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Anchorage Alaska Criminal Law Blog

Many drunk drivers are arrested nearby the Alaska State Fair

The Alaska State Fair ran from August 22 to Sept. 3 this year. Many who attended this year's event won't remember eating their first elephant ear, taking a ride on the Ferris wheel or catching their favorite singer on stage though. They'll instead remember being arrested for driving under the influence.

It's during the nearly two weeks that the fair was in town here in Anchorage that law enforcement agencies stepped up their patrol of the area in and around the fairgrounds. They arrested 12 individuals for drunk driving along Glenn Highway during just the first five days of the fair. This is more than six times the two-per-week average police generally see in that same area.

What is an “administrative license action” in an Alaska DUI?

While many in Anchorage speak Spanish, Mandarin, German or Arabic or some other language in addition to English, few are fluent in the sometimes confusing legalese. The dictionary defines legalese as “the formal and technical language of legal documents that is often hard to understand.”

One example of a phrase that is not immediately understood can be found on the Alaska Department of Motor Vehicles website: administrative license action. The DMV says that if you’re “arrested for a DUI you would face criminal prosecution and administrative license action.” The state agency says it “must revoke or disqualify” your driver’s license if you’re arrested for drunk driving or drugged driving.

What is criminal "assault" in Alaska, and what are its penalties?

Many Alaskan residents in Anchorage and elsewhere might reasonably find state law regarding criminal assault to be a bit baffling.

One in-depth overview of criminal assault in Alaska duly notes why that might be the case. It underscores that Alaskan statutory law addressing assault crimes and penalties is replete with complex definitions. Moreover, Alaska's sentencing laws are "complicated," and "numerous defenses apply to charges of assault."

A night out could lead to disorderly conduct charges

Many people like to go out with their friends on the weekend or for a special occasion just to let off some steam and have a good time. Though nights at home can certainly be enjoyable, you and many others want to get out of the house in order to relax.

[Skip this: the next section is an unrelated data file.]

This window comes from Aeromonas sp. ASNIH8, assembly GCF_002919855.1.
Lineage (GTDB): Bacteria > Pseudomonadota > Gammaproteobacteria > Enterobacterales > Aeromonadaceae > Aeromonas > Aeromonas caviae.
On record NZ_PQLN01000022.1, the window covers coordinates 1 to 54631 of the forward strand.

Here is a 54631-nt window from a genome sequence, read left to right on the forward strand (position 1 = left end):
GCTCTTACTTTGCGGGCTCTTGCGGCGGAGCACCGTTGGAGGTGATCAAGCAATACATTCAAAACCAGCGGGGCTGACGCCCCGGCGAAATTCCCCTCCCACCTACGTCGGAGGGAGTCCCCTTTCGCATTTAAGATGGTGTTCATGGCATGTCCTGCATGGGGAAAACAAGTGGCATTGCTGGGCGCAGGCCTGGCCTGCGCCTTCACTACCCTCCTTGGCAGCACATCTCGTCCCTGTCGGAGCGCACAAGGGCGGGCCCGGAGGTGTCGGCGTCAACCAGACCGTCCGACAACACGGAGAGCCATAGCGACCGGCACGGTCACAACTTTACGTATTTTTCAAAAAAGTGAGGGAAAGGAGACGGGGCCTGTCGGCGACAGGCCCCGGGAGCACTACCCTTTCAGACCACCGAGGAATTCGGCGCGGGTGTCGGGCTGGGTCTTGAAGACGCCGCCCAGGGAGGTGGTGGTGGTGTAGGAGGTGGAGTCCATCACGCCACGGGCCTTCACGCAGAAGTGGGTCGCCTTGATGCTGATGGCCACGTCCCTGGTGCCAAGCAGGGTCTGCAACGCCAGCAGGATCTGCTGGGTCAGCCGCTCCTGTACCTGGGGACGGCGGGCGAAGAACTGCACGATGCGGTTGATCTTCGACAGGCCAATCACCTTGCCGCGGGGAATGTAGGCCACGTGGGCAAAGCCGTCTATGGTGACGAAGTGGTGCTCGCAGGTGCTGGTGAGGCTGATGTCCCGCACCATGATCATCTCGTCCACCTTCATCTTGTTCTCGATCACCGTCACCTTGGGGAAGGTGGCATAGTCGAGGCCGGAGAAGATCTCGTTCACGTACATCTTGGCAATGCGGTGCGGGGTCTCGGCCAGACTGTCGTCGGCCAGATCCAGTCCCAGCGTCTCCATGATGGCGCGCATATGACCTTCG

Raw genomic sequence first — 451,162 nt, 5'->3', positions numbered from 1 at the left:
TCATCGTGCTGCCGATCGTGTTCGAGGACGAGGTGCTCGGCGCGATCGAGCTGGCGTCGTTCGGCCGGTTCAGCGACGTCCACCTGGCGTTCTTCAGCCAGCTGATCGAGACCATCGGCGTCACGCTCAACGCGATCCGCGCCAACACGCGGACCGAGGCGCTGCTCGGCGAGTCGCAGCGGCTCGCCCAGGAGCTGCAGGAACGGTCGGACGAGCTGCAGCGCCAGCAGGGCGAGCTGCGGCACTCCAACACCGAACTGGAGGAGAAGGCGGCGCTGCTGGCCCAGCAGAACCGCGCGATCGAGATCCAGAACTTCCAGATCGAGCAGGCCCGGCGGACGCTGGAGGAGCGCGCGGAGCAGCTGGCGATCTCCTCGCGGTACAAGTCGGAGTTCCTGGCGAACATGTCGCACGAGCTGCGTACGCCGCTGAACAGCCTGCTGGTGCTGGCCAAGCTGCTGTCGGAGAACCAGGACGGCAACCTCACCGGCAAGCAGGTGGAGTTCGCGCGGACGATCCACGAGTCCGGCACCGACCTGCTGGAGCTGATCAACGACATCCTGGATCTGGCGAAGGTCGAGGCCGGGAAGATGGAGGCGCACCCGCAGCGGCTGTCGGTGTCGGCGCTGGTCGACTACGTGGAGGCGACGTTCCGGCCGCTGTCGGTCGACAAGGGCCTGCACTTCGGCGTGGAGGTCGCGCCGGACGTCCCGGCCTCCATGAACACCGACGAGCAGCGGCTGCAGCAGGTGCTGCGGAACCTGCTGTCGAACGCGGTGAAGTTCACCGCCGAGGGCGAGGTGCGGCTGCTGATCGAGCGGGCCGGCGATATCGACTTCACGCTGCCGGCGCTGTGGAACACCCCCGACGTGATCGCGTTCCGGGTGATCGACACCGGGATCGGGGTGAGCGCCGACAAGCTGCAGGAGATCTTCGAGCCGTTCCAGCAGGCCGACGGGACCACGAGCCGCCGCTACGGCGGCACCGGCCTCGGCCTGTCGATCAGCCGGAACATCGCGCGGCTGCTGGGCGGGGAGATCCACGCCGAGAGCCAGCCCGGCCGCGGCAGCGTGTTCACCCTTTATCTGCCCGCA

Unfortunately, if your relaxation involves consuming alcohol and certain actions go a little too far, your relaxing night out could turn into a serious predicament. For instance, you could face accusations of disorderly conduct if people around feel that you are causing problems for others.

Domestic violence: “facts” sometimes complex, controversial

Proven Alaskan criminal defense attorneys know that domestic violence cases often pose distinct challenges that sometimes obscure the truth regarding “what really happened.”

It is not hard to understand why. Alleged acts of violence cut to the core of family intimacy. Incidents that give rise to misunderstanding are often layered in complexity that plays out over time. Things are seldom simple or clearly pointing one way.

Alaska's DUI laws among US's toughest

A DUI conviction is never a good thing no matter which state you live in. Yet, there are some states that treat drunk driving especially harsh. Among those states with the least-forgiving DUI laws is Alaska. A 2017 study ranked Alaska as the state with the third-harshest drunk driving laws in the country. Only Georgia and Arizona ranked higher.

What makes Alaska's DUI laws so harsh?

What is an ignition interlock device?

A DUI charge and conviction can leave individuals facing several penalties, both legal and personal. Even the first offense could lead to criminal charges, jail time and serious fines. On top of that, the local government could suspend or revoke their driving privileges.

However, the consequences of a DUI do not stop there. Under Alaska law, many individuals convicted of a DUI must have an ignition interlock device in their car for a period after the conviction.

Theft: Misdemeanor or felony?

When Alaska police charged you with a crime, you undoubtedly wanted to start defending your innocence. While this step can take place in due time, it is important to remember that one of the best ways to defend yourself when facing criminal charges is to present a meaningful defense during your trial.

When it comes to building a meaningful defense, it is vital that you understand the charges that officers have brought against you. If you do not know the exact allegations you face, you may not understand exactly how to defend against them. For instance, if authorities charge you with theft, you need to know whether you face a misdemeanor or felony charge.

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